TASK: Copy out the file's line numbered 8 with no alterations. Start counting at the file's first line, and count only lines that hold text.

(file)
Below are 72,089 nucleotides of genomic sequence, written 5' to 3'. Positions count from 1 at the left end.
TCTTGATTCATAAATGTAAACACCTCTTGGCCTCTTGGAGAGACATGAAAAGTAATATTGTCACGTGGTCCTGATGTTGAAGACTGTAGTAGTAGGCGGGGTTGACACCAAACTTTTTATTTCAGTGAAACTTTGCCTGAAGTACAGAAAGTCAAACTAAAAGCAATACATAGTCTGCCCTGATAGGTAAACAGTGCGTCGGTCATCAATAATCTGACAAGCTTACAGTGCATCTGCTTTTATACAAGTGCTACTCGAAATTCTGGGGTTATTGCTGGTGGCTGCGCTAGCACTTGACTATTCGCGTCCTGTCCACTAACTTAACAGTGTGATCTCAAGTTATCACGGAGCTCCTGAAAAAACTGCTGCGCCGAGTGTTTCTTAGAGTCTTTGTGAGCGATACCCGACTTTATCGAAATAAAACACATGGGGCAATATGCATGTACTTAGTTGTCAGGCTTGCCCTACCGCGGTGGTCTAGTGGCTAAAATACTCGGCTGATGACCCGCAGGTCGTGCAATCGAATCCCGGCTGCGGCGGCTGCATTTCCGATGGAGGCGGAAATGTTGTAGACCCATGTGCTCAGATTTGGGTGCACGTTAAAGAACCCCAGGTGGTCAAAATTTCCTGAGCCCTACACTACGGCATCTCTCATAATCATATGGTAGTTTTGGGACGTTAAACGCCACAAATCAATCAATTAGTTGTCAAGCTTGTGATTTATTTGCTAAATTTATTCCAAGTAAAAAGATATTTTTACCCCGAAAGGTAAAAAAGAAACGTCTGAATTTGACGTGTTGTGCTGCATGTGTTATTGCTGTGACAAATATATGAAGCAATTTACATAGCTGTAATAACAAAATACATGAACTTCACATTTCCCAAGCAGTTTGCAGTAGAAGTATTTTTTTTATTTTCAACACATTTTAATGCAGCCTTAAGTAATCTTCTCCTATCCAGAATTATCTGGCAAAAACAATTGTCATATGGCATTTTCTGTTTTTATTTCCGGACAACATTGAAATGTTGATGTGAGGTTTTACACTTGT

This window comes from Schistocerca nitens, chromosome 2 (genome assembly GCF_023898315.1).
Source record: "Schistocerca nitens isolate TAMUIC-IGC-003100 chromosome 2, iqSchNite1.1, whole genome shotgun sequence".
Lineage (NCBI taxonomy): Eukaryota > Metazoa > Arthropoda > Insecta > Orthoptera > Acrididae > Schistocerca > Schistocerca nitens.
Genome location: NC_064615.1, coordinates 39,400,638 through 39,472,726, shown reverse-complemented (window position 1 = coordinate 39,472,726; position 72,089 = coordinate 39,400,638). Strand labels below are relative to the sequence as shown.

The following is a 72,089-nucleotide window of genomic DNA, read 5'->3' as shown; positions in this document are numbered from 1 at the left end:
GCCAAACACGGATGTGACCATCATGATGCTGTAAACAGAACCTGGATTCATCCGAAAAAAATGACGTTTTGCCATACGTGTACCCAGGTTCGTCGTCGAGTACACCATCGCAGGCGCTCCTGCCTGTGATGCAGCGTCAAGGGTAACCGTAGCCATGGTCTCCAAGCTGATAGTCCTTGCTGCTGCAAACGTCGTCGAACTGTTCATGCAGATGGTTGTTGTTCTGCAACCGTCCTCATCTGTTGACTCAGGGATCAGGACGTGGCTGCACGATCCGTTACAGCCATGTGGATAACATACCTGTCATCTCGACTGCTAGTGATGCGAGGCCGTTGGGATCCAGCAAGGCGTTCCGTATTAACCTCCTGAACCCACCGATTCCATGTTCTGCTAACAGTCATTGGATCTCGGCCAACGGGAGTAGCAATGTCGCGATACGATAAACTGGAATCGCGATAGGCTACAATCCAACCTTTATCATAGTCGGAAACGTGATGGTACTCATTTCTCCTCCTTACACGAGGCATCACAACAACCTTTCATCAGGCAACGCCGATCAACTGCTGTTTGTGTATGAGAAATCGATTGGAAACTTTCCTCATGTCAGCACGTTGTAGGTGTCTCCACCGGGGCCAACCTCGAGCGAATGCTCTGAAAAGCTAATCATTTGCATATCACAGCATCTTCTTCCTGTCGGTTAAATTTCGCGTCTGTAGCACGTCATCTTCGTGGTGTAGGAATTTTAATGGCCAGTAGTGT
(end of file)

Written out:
GCCAAACACGGATGTGACCATCATGATGCTGTAAACAGAACCTGGATTCATCCGAAAAAAATGACGTTTTGCCATACGTGTACCCAGGTTCGTCGTCGAGTACACCATCGCAGGCGCTCCTGCCTGTGATGCAGCGTCAAGGGTAACCGTAGCCATGGTCTCCAAGCTGATAGTCCTTGCTGCTGCAAACGTCGTCGAACTGTTCATGCAGATGGTTGTTGTTCTGCAACCGTCCTCATCTGTTGACTCAGGGATCAGGACGTGGCTGCACGATCCGTTACAGCCATGTGGATAACATACCTGTCATCTCGACTGCTAGTGATGCGAGGCCGTTGGGATCCAGCAAGGCGTTCCGTATTAACCTCCTGAACCCACCGATTCCATGTTCTGCTAACAGTCATTGGATCTCGGCCAACGGGAGTAGCAATGTCGCGATACGATAAACTGGAATCGCGATAGGCTACAATCCAACCTTTATCATAGTCGGAAACGTGATGGTACTCATTTCTCCTCCTTACACGAGGCATCACAACAACCTTTCATCAGGCAACGCCGATCAACTGCTGTTTGTGTATGAGAAATCGATTGGAAACTTTCCTCATGTCAGCACGTTGTAGGTGTCTCCACCGGGGCCAACCTCGAGCGAATGCTCTGAAAAGCTAATCATTTGCATATCACAGCATCTTCTTCCTGTCGGTTAAATTTCGCGTCTGTAGCACGTCATCTTCGTGGTGTAGGAATTTTAATGGCCAGTAGTGT